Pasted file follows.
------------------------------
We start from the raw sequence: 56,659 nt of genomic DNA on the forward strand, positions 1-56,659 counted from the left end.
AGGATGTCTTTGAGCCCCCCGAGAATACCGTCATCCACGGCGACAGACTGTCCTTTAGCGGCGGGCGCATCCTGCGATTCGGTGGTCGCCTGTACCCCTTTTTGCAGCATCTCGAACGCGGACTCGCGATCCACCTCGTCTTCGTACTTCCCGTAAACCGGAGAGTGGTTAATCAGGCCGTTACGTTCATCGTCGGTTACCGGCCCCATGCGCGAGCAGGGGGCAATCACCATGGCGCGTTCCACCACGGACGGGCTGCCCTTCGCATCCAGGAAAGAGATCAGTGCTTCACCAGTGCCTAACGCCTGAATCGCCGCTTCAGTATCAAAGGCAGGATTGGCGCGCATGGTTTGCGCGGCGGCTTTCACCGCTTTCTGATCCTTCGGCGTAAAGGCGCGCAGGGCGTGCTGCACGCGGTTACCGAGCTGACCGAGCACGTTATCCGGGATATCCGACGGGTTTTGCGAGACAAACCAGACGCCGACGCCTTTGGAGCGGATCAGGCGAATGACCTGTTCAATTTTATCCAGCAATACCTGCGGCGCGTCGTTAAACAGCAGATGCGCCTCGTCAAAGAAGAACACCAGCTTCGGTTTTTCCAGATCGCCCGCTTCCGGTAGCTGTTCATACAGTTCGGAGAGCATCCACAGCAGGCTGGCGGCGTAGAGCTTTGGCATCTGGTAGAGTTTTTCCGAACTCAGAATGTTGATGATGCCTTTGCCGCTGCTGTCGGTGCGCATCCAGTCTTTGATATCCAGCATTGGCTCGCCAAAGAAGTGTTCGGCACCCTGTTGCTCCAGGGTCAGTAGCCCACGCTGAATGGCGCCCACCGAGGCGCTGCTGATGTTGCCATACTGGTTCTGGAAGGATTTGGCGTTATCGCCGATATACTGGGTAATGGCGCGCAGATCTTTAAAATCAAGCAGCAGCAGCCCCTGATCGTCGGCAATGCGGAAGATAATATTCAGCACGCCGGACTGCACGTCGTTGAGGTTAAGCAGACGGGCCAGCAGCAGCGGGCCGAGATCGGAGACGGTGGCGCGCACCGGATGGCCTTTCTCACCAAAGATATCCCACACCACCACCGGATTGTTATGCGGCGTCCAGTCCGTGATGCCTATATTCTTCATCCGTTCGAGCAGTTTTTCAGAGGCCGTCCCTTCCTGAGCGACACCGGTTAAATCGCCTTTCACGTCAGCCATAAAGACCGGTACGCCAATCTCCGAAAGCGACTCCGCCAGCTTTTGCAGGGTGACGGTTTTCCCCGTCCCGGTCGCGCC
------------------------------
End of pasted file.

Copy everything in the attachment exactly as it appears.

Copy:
We start from the raw sequence: 56,659 nt of genomic DNA on the forward strand, positions 1-56,659 counted from the left end.
AGGATGTCTTTGAGCCCCCCGAGAATACCGTCATCCACGGCGACAGACTGTCCTTTAGCGGCGGGCGCATCCTGCGATTCGGTGGTCGCCTGTACCCCTTTTTGCAGCATCTCGAACGCGGACTCGCGATCCACCTCGTCTTCGTACTTCCCGTAAACCGGAGAGTGGTTAATCAGGCCGTTACGTTCATCGTCGGTTACCGGCCCCATGCGCGAGCAGGGGGCAATCACCATGGCGCGTTCCACCACGGACGGGCTGCCCTTCGCATCCAGGAAAGAGATCAGTGCTTCACCAGTGCCTAACGCCTGAATCGCCGCTTCAGTATCAAAGGCAGGATTGGCGCGCATGGTTTGCGCGGCGGCTTTCACCGCTTTCTGATCCTTCGGCGTAAAGGCGCGCAGGGCGTGCTGCACGCGGTTACCGAGCTGACCGAGCACGTTATCCGGGATATCCGACGGGTTTTGCGAGACAAACCAGACGCCGACGCCTTTGGAGCGGATCAGGCGAATGACCTGTTCAATTTTATCCAGCAATACCTGCGGCGCGTCGTTAAACAGCAGATGCGCCTCGTCAAAGAAGAACACCAGCTTCGGTTTTTCCAGATCGCCCGCTTCCGGTAGCTGTTCATACAGTTCGGAGAGCATCCACAGCAGGCTGGCGGCGTAGAGCTTTGGCATCTGGTAGAGTTTTTCCGAACTCAGAATGTTGATGATGCCTTTGCCGCTGCTGTCGGTGCGCATCCAGTCTTTGATATCCAGCATTGGCTCGCCAAAGAAGTGTTCGGCACCCTGTTGCTCCAGGGTCAGTAGCCCACGCTGAATGGCGCCCACCGAGGCGCTGCTGATGTTGCCATACTGGTTCTGGAAGGATTTGGCGTTATCGCCGATATACTGGGTAATGGCGCGCAGATCTTTAAAATCAAGCAGCAGCAGCCCCTGATCGTCGGCAATGCGGAAGATAATATTCAGCACGCCGGACTGCACGTCGTTGAGGTTAAGCAGACGGGCCAGCAGCAGCGGGCCGAGATCGGAGACGGTGGCGCGCACCGGATGGCCTTTCTCACCAAAGATATCCCACACCACCACCGGATTGTTATGCGGCGTCCAGTCCGTGATGCCTATATTCTTCATCCGTTCGAGCAGTTTTTCAGAGGCCGTCCCTTCCTGAGCGACACCGGTTAAATCGCCTTTCACGTCAGCCATAAAGACCGGTACGCCAATCTCCGAAAGCGACTCCGCCAGCTTTTGCAGGGTGACGGTTTTCCCCGTCCCGGTCGCGCC